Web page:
The investigators found that animals that underwent a stroke but were then injected with BSC made significantly fewer incorrect lever presses than stroke rats who received control injections. In fact, the BSC-treated stroke animals performed as well as those who did not have a stroke. “Importantly, there were no significant between-group differences in the total number of lever presses, indicating the deficits observed were cognitive, rather than motor in nature,” said Dr. Dunbar. No differences were observed in infarct size between the BMMSC-treated and control groups.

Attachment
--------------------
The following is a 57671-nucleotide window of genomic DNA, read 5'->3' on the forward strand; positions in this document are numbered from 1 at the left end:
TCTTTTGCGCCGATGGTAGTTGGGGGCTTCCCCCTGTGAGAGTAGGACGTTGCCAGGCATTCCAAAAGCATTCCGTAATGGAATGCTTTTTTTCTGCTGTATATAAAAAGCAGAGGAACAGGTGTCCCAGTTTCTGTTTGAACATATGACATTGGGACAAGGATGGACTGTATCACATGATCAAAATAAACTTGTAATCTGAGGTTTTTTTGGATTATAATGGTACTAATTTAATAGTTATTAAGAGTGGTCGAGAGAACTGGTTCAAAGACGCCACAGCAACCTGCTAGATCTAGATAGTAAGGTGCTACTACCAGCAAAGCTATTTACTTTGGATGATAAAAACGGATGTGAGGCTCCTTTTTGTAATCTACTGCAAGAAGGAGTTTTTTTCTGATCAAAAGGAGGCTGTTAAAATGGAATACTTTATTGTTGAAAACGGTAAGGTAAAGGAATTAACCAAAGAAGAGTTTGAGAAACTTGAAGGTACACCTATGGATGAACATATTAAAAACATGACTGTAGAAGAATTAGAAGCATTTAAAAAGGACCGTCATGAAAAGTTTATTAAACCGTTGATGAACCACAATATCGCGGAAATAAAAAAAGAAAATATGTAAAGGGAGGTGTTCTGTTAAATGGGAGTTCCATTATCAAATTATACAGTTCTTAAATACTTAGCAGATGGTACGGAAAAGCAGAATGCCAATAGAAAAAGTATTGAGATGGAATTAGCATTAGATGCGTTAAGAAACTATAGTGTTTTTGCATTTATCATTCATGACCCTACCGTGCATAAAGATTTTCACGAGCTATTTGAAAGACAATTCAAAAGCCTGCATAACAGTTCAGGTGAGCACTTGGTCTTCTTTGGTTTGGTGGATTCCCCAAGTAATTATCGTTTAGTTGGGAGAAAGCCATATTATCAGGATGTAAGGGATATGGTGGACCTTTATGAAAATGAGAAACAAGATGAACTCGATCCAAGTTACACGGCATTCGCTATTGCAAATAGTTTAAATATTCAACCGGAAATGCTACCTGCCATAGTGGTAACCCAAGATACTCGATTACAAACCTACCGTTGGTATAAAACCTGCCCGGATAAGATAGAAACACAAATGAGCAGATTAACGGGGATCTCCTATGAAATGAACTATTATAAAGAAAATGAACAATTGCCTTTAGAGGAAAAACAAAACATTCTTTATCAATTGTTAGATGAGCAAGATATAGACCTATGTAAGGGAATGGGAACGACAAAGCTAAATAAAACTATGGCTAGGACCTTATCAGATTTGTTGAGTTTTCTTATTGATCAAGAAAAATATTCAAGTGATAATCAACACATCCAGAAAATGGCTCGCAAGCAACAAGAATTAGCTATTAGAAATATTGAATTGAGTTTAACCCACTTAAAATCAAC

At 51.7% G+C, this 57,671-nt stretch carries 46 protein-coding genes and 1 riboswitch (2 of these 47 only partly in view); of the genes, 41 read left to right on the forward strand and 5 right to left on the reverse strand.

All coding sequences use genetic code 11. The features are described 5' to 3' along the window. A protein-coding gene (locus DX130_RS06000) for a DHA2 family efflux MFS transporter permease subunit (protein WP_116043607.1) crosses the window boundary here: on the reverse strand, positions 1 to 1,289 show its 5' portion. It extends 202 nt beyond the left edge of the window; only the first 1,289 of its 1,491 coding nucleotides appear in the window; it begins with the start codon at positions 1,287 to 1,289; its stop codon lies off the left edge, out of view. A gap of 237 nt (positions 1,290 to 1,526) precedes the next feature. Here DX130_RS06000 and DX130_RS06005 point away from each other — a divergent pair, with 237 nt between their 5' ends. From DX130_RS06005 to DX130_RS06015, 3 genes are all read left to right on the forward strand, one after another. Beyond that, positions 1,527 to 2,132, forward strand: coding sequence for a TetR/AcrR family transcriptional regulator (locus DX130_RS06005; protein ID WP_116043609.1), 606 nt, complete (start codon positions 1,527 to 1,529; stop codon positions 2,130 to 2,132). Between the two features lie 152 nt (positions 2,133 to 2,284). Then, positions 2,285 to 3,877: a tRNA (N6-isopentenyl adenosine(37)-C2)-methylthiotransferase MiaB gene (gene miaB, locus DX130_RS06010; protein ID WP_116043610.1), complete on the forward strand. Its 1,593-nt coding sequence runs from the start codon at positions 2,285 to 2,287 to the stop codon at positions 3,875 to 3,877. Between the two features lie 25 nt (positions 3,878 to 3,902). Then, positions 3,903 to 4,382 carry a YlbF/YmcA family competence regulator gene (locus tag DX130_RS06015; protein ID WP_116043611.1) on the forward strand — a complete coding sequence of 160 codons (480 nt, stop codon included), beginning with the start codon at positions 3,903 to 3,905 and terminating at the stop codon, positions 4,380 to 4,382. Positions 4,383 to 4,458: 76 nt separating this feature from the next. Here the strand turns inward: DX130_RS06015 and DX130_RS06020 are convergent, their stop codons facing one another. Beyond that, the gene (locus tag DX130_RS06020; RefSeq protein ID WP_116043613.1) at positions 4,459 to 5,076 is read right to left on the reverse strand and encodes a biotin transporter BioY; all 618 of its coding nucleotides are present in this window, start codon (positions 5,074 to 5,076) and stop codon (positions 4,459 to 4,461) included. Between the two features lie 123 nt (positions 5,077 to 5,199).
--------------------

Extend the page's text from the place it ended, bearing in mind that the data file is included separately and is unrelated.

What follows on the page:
The authors emphasize that the BMMSCs were effective even when transplanted seven days after the induced stroke, a finding that offers hope to patients who may not present for treatment immediately. The authors suggest that BMMSCs may work by creating a microenvironment that provides trophic support to remaining viable cells, perhaps by releasing substances such as brain-derived neurotrophic factor (BDNF).
Source: ScienceBlog, http://www.scienceblog.com


Special type of stem cells could help heal hearts

About 5.8 million Americans have heart failure, a condition that occurs when the heart can no longer pump enough blood to meet the body’s needs.

Now, researchers say a special type of stem cell may be the key to repairing these hearts. Golf has always been a big part of Ron Signorelli’s life.

“I started when I was ten,” Ron said.  Painted heart